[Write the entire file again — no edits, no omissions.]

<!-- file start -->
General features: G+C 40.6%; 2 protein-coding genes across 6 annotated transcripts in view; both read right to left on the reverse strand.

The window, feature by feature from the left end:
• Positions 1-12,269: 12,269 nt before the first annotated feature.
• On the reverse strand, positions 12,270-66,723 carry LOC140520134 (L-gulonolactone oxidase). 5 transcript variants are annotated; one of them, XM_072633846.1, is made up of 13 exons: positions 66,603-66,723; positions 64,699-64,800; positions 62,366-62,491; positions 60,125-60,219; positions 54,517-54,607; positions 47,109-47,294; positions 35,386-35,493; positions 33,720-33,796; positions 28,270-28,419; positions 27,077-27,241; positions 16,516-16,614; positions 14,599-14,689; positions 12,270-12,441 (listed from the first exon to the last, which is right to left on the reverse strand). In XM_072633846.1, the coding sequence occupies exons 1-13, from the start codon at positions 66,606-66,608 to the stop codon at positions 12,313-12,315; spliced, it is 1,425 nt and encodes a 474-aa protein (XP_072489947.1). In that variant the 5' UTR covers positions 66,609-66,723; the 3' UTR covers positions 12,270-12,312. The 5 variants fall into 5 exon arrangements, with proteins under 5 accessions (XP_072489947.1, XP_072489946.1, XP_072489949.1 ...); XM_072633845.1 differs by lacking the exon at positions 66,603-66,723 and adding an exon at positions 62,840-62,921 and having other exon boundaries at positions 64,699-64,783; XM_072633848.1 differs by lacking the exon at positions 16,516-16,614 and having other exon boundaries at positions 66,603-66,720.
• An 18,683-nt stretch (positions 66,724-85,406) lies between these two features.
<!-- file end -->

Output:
General features: G+C 40.6%; 2 protein-coding genes across 6 annotated transcripts in view; both read right to left on the reverse strand.

The window, feature by feature from the left end:
• Positions 1-12,269: 12,269 nt before the first annotated feature.
• On the reverse strand, positions 12,270-66,723 carry LOC140520134 (L-gulonolactone oxidase). 5 transcript variants are annotated; one of them, XM_072633846.1, is made up of 13 exons: positions 66,603-66,723; positions 64,699-64,800; positions 62,366-62,491; positions 60,125-60,219; positions 54,517-54,607; positions 47,109-47,294; positions 35,386-35,493; positions 33,720-33,796; positions 28,270-28,419; positions 27,077-27,241; positions 16,516-16,614; positions 14,599-14,689; positions 12,270-12,441 (listed from the first exon to the last, which is right to left on the reverse strand). In XM_072633846.1, the coding sequence occupies exons 1-13, from the start codon at positions 66,606-66,608 to the stop codon at positions 12,313-12,315; spliced, it is 1,425 nt and encodes a 474-aa protein (XP_072489947.1). In that variant the 5' UTR covers positions 66,609-66,723; the 3' UTR covers positions 12,270-12,312. The 5 variants fall into 5 exon arrangements, with proteins under 5 accessions (XP_072489947.1, XP_072489946.1, XP_072489949.1 ...); XM_072633845.1 differs by lacking the exon at positions 66,603-66,723 and adding an exon at positions 62,840-62,921 and having other exon boundaries at positions 64,699-64,783; XM_072633848.1 differs by lacking the exon at positions 16,516-16,614 and having other exon boundaries at positions 66,603-66,720.
• An 18,683-nt stretch (positions 66,724-85,406) lies between these two features.